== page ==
> (does it then really use Safari?).

Safari is the application.  WebKit is the framework used by the application to render web content.

> As an debugging example I have written a page with form which has five
> multi-line fields and a submit button. The fields have a default content of
> random strings of about 2 million characters each. So the page size is roughly
> five * 2 million characters. This is also the size on disk, if I save the form
> from the browser. The form page is dynamically generated by the server (no
> static text file). Transfer is HTTP 1.1.

Can you share the example page so that we can reproduce the scenario that you’re testing with?  That should make it quite easy for us to reproduce the results and investigate the memory growth.

Thanks for the bug report!
Comment 3 Rainer Joswig 2009-10-13 13:52:12 PDT
See this page:

http://www.cl-http.org:8002/large-form

It's a server running on a small Mac mini, so don't expect any performance wonders and I wrote a very stripped down page.

The form page contains a submit button and five fields. For each field I list the number of characters on top. The string is static in this example and all fields have the same string content.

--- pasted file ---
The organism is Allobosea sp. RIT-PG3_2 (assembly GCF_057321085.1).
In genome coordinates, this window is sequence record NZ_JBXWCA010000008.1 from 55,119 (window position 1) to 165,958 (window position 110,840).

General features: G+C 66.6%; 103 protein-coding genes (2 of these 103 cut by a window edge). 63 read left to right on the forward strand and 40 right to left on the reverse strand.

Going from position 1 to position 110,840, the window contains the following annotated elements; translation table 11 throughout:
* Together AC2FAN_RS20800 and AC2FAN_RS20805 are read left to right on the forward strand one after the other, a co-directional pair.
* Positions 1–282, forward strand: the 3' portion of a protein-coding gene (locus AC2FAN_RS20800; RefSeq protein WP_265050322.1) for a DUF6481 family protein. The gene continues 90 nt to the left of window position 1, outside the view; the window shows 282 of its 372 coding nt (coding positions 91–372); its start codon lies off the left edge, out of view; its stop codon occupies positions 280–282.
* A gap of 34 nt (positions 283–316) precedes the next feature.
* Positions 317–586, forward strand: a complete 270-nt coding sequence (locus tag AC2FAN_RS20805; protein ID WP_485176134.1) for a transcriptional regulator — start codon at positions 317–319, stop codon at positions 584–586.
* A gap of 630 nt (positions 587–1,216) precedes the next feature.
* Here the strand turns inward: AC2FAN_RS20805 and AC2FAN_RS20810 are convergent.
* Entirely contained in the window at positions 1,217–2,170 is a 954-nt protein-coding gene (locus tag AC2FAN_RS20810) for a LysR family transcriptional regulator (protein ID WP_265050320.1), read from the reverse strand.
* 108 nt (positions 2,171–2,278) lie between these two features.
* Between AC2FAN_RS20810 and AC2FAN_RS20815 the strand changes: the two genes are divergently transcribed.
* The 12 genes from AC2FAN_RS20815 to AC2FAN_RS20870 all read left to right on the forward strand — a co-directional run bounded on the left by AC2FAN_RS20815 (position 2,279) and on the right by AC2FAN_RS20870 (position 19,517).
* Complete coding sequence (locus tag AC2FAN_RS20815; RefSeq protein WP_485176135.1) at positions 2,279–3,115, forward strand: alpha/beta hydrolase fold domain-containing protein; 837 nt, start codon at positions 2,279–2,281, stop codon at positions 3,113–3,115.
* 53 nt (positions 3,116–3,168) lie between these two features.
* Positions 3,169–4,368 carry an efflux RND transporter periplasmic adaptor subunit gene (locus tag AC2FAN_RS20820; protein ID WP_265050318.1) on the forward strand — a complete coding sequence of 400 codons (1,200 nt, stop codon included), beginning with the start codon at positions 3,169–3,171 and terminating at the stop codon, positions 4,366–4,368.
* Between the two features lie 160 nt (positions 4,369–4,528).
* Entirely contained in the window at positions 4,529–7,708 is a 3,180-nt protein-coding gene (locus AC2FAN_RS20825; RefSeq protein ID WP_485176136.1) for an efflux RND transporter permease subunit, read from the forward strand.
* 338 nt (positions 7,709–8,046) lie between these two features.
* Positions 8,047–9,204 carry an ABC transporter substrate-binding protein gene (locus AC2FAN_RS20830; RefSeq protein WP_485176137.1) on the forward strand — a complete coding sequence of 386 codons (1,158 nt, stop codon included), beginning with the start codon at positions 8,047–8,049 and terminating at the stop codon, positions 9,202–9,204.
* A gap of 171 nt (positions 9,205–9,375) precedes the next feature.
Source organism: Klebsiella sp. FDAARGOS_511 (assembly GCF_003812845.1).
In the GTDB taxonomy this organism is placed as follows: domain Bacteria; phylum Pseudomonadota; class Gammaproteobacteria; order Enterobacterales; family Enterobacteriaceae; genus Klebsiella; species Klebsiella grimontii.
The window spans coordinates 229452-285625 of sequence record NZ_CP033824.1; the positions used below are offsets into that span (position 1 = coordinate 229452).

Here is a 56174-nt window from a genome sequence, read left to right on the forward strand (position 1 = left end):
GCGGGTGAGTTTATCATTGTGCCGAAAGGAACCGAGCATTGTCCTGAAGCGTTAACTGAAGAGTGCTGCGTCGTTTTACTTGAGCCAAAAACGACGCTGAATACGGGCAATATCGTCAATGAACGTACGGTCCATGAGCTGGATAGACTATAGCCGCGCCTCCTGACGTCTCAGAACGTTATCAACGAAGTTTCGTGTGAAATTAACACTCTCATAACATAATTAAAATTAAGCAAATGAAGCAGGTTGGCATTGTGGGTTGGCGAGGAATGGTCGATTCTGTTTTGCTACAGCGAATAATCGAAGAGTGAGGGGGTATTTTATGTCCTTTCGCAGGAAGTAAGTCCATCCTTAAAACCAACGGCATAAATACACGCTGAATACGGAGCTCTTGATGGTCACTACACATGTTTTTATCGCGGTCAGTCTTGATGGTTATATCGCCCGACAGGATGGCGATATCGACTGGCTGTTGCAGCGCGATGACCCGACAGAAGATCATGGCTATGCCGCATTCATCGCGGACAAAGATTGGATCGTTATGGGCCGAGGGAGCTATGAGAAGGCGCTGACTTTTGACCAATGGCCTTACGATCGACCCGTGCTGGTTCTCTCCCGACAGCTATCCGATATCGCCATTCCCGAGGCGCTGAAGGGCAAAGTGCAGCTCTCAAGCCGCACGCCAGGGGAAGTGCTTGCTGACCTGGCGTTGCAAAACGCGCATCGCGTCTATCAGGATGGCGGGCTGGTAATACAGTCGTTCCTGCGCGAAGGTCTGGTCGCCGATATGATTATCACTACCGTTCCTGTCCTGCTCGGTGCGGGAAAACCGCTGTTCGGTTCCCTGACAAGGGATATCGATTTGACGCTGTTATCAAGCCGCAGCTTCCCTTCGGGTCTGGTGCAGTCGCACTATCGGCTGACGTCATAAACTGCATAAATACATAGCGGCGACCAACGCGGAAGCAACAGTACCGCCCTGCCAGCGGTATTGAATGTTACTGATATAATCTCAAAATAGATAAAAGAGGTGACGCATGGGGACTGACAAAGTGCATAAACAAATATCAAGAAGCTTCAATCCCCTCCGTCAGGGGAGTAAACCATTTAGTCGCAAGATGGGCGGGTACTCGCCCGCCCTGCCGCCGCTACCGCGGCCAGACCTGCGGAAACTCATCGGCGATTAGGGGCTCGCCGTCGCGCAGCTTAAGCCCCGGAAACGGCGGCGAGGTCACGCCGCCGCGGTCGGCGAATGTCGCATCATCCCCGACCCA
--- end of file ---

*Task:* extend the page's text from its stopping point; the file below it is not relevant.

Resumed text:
The response page has a link back to the form and then prints the number of return fields and for each field the length of received data.

Let me know if you have questions about the example.
Comment 4 Rainer Joswig 2009-10-13 13:57:55 PDT
I should mention that submitting the form really posts the ten MB data, so with a slow upstream connection it might take some time. With my ADSL line a post takes a minute or two.
Comment 5 Mark Rowe (bdash) 2009-10-13 14:02:16 PDT
Are you able to share the source of the dynamic page so that I could set up the same server locally to bypass the network overhead and ensure that we can test this even if your machine is not available?
Comment 6 Rainer Joswig 2009-10-13 14:46:17 PDT
the server machine is a separate Mac mini running all the time and should be available, it is itself not behind ADSL. If you have a fast network access (which Apple sure has ;-) ) , the performance should be no problem at your side.

The server and the page generation code is written in Lisp (it is a PPC application currently), so not that helpful if only Apache/etc. knowhow is available.

If you really really really really want to run it locally, I could make that PPC application available.
Comment 7 Darin Adler 2010-11-09 16:16:34 PST
I assume the format data is all sitting in the back/forward list so we can resubmit the form. Do other browsers perform better?
Comment 8 Darin Adler 2010-11-09 16:16:45 PST
form data, not format data
Comment 9 Darin Adler 2010-11-09 16:17:16 PST
Oh, I see, 10MB times 10 is not 1GB.
Comment 10 Darin Adler 2010-11-09 16:24:52 PST
I suspect what we are seeing here is simply due to multiple copies of the large rendering tree that are kept around due to back/forward caching. If we tried the same experiment closing the window each time I suspect we would not see the memory growth.